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Daily Dose: Finerenone Reduces CKD-associated CV Risk in Patients with T2D


Patient Care brings primary care clinicians a lot of medical news every day—it’s easy to miss an important study. The Daily Dose provides a concise summary of one of the website's leading stories you may not have seen.

On June 14, 2023, we reported on a study published in JAMA Cardiology that examined whether cardiovascular (CV) risk can be modified with finerenone in patients with type 2 diabetes (T2D) and chronic kidney disease (CKD).

The study

Researchers analyzed data from FIDELITY, a prespecified pooled analysis of results from 2 large phase 3 randomized clinical trials with finerenone, FIDELIO-DKD and FIGARO-DKD, which together examined CV and renal outcomes across a broad spectrum of CKD severity in patients with T2D.

They combined incidence rates of CV events from FIDELITY with data from the National Health and Nutrition Examination Survey (2015-2016 and 2017-2018) to simulate the number of composite CV events that may be prevented each year with finerenone.

The primary outcome was a composite of CV outcomes including CV death, nonfatal stroke, nonfatal myocardial infarction, or hospitalization for heart failure (HF) during a median of 3 years by eGFR and albuminuria categories.

The findings

A total of 13 026 patients (mean age, 64.8 years; 69.8% men) were included in the analysis. Investigators observed that a lower eGFR and higher albuminuria were associated with higher incidences of CV events.

Among participants in the placebo group with an eGFR of ≥90, incident CV event rates per 100 patient-years were 2.38 (95% CI 1.03-4.29) in those with a urine albumin to creatinine ratio (UACR) <300 mg/g and 3.78 (95% CI 2.91-4.75) in those with a UACR of ≥300 mg/g. Among patients with an eGFR of <30, incidence rates increased to 6.54 per 100 patient-years (95% CI 4.19-9.40) in those with a UACR of <300 mg/g and to 8.74 per 100 patient-years (95% CI 6.78-10.93) in those with a UACR of ≥300 mg/g.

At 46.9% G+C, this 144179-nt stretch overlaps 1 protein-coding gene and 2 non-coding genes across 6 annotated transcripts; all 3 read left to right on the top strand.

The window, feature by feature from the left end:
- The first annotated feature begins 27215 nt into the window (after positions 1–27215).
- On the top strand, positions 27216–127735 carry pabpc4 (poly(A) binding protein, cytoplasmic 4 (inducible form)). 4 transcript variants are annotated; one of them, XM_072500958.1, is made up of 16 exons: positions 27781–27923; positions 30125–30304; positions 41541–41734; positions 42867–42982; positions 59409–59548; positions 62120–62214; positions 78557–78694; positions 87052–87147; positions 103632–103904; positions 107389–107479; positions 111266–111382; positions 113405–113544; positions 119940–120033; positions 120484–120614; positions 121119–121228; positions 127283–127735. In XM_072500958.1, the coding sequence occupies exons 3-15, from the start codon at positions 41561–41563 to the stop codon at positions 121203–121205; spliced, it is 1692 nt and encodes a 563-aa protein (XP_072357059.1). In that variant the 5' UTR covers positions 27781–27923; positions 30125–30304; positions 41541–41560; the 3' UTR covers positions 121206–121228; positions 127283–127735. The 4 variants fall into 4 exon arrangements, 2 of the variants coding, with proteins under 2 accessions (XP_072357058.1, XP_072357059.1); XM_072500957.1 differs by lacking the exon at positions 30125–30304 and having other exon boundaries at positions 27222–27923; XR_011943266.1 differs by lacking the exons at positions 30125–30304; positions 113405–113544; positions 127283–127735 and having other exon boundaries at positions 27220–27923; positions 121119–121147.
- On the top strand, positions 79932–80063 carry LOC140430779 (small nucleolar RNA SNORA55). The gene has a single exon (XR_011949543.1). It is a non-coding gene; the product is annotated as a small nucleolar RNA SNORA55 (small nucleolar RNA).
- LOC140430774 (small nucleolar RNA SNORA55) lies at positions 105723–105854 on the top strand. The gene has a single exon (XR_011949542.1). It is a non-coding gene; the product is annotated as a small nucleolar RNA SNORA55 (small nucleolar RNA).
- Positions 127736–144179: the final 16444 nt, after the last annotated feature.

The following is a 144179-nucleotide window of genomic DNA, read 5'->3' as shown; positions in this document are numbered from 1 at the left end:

Finerenone was associated with a reduction in composite CV risk (hazard ratio [HR] 0.86, 95% CI 0.78-0.95; P=.002) regardless of eGFR and UACR (P for interaction=.66).

When researchers used nationally representative data from 6.4 million persons eligible for treatment with finerenone, they noted that 1 year of treatment was simulated to prevent 38 359 CV events, including approximately 14 000 hospitalizations for HF, of which 66% could be prevented in patients with albuminuria and eGFR ≥60.

Clinical implications

“The observation of an elevated, but modifiable, composite cardiovascular risk in patients with eGFR of 60 or greater but with moderately to severely increased albuminuria has significant implications for clinical practice. Despite recommendations in guidelines to screen both eGFR and albuminuria at least annually in patients with T2D, real-world evidence indicates that levels of screening for albuminuria in patients with CKD or T2D in clinical practice are very low. Although the importance of albuminuria as a risk factor for cardiovascular events is well known, the findings presented here indicate the ability to modify this risk to reduce morbidity and mortality, highlighting the urgency to improve rates of albuminuria testing irrespective of a patient’s eGFR."

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